Terrorism increased significantly in Bangladesh in 2016, with the extremist group Islamic State (IS) claiming as many as 18 attacks in the South Asian nation, the U.S. State Department said in a report published Wednesday.
Both IS and al-Qaida in the Indian Subcontinent (AQIS) claimed responsibility for “a significant number” of terrorist attacks in Bangladesh – a nation of more than 163 million people, about 87 percent of whom are Muslim – the State Department said in its 445-page “Country Reports on Terrorism 2016.”
“Bangladesh experienced a significant increase in terrorist activity in 2016,” according to the report. “The Government of Bangladesh has articulated a zero-tolerance policy towards terrorism, made numerous arrests of terrorist suspects, and continued its counterterrorism cooperation with the international community.”
Among 18 incidents claimed by IS in Bangladesh, the most lethal attack carried out last year was the July 1-2 siege of the Holey Artisan Bakery, the report said. The attack left 29 people dead, including 20 hostages, two police officers and the five militants who had stormed the café in Dhaka’s diplomatic quarter, the report said.
The country launched an aggressive counter-terrorism crackdown following the café siege. At least 70 people have been killed since then in police raids on suspected militant hideouts.
Authorities continued to insist that Islamic State has no presence in the country despite its claim of responsibility for the cafe attack and photos it released of the perpetrators.
“All of them are the people of Bangladesh. They brand themselves in different names at different times,” Bangladesh Home Minister Asaduzzaman Khan Kamal said of the attackers, in an interview with BenarNews ahead of the first year anniversary of the attack.
“The forces that opposed Bangladesh’s independence through a freedom struggle have been committing these sorts of incidents one after another in a bid to get stronger,” he said, referring to faith-based opposition party Jamaat-e-Islam.
In 2016, the report went on to say, Bangladesh suffered several other small-scale attacks for which there were no public claims of responsibility, including a bomb blast at an Eid-gathering in Sholakia, north of Dhaka, that killed four people – including two police officers – and injured seven.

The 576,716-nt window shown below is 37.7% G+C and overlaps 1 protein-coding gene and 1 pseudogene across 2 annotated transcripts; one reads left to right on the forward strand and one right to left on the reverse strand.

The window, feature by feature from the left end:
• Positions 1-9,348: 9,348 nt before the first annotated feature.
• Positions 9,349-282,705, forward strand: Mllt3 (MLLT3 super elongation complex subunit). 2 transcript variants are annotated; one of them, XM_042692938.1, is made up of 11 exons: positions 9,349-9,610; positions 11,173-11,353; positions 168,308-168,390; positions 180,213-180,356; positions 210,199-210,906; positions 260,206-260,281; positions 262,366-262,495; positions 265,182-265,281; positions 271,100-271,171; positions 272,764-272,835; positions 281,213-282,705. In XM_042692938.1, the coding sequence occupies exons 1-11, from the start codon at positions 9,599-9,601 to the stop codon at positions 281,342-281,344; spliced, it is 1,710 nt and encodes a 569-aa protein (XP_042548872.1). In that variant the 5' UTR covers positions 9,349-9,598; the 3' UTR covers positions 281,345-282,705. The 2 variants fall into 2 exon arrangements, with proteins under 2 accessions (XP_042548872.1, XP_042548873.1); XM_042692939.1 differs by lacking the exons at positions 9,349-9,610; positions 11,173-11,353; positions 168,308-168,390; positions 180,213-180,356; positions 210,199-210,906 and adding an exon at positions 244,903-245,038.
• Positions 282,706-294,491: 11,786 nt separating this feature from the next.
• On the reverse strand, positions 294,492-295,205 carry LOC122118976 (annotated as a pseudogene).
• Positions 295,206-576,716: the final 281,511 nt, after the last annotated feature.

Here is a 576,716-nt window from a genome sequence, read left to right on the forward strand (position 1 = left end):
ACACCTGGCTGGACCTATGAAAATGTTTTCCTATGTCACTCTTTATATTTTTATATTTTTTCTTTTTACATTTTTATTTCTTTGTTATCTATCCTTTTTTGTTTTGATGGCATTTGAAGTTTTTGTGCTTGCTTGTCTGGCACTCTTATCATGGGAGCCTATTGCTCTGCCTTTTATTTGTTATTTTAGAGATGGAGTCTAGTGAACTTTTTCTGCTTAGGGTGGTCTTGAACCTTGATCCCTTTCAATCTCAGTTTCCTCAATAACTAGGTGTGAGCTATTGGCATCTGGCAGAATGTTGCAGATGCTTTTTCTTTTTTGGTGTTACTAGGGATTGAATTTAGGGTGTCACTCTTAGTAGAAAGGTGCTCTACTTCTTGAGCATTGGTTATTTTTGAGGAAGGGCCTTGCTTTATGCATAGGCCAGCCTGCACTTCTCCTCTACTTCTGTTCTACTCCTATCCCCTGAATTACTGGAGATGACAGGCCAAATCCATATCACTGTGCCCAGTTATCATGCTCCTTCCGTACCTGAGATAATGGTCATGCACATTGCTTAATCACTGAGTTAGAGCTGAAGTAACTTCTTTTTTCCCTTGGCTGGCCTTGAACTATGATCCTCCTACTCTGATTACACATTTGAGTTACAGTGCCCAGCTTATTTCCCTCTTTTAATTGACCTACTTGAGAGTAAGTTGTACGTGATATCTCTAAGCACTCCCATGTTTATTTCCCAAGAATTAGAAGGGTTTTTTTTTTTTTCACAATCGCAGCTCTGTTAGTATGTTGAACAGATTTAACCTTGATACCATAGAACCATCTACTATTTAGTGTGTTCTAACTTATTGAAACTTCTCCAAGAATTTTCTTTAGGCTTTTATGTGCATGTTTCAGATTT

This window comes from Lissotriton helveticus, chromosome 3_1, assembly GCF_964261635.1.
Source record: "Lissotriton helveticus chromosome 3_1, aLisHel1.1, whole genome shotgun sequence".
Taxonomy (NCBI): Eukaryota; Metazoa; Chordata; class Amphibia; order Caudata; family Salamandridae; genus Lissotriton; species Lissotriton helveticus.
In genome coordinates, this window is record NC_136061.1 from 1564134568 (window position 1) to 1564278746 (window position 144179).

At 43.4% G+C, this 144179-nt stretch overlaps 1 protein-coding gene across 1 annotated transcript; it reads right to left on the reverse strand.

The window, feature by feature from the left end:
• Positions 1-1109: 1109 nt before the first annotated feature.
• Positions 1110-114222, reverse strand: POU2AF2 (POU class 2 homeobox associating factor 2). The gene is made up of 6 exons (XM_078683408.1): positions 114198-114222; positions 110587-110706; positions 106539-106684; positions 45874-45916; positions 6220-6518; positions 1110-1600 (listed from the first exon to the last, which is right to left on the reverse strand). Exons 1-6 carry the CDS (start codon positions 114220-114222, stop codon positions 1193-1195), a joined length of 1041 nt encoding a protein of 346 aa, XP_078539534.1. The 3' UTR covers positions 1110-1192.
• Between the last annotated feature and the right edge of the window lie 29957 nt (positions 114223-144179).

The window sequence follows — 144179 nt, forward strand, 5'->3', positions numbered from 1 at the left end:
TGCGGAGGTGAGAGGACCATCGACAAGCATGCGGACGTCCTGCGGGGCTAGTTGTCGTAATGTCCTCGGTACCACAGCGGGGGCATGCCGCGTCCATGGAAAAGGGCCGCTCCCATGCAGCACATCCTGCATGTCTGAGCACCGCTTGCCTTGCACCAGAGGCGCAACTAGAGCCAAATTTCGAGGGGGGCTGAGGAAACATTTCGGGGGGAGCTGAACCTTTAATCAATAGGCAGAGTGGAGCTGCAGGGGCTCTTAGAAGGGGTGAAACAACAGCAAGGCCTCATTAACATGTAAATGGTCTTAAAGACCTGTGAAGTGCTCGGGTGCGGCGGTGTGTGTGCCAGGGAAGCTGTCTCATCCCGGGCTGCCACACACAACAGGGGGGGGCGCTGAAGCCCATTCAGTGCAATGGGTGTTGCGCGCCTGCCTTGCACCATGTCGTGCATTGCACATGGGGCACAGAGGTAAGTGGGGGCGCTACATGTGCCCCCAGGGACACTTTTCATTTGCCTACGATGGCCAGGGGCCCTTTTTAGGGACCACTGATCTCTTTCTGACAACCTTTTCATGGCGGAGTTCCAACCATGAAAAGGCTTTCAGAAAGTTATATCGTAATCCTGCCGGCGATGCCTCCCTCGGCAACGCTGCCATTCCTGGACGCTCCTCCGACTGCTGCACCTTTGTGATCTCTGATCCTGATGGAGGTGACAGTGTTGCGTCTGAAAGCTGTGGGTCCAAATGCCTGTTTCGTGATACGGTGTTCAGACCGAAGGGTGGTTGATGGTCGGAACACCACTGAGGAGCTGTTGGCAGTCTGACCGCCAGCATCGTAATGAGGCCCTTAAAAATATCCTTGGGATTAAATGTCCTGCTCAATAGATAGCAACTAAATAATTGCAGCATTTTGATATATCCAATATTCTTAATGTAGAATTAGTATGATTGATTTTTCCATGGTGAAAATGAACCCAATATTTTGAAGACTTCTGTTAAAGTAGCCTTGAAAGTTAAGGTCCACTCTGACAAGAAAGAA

The extent of IS’s presence in Bangladesh could affect the country’s garment industry, which employs millions of people and earns more than $20 billion a year in exports, political observers said, explaining that any sign of a major militant influence in the nation could force Western brands to look elsewhere for cheaper labor.
The report said Bangladesh took steps to further strengthen control of its borders and ports of entry by cooperating with the United States and sharing law-enforcement information with Interpol, although the country does not have a dedicated list of suspected terrorists.
“Despite lacking laws specific to foreign terrorist fighters, Bangladesh has arrested suspected foreign terrorist fighters or facilitators of such fighters on other charges under existing law,” the report said.
IS remains No. 1 terrorist threat worldwide
The yearly report from the State Department documents terrorist activity in countries around the globe and national responses to the threat.
“In 2016, terrorist groups continued to exploit ungoverned territory and ongoing conflict to expand their reach. ISIS remained the top terrorist threat in 2016, directing and inspiring terrorist cells, networks, and individuals around the world,” the report said, using another acronym for IS.
Of the terrorist attacks that took place in 104 countries in 2016, about 55 percent of them occurred in five countries – Iraq, Afghanistan, India, Pakistan and the Philippines.
In the Philippines, “the emergence of ISIS affiliated extremist groups, persistent kidnappings by the Abu Sayyaf Group (ASG), attacks on government forces, and bombings, all indicated that domestic and international terrorism remained a serious problem,” the report said.
It listed the southern Philippines in its section on terrorist safe havens, defined as “ungoverned, under-governed, or ill-governed physical areas where terrorists are able to organize, plan, raise funds, communicate, recruit, train, transit and operate in relative security because of inadequate governance capacity, political will, or both.”
In Southeast Asia, the coastlines of the Sulawesi and Sulu seas are also terrorist safe havens, according to the report, which noted that the Philippines, Malaysia and Indonesia had increased efforts to police these waters that lie between their three countries.
The number of islands and maritime traffic in this region make it hard to secure, the report said.
“Traditional smuggling and piracy groups supported terrorist networks, including the movement of personnel, equipment, and funds. Kidnapping-for-ransom remained an ongoing threat and a source of funding for terrorist networks in the region,” it said.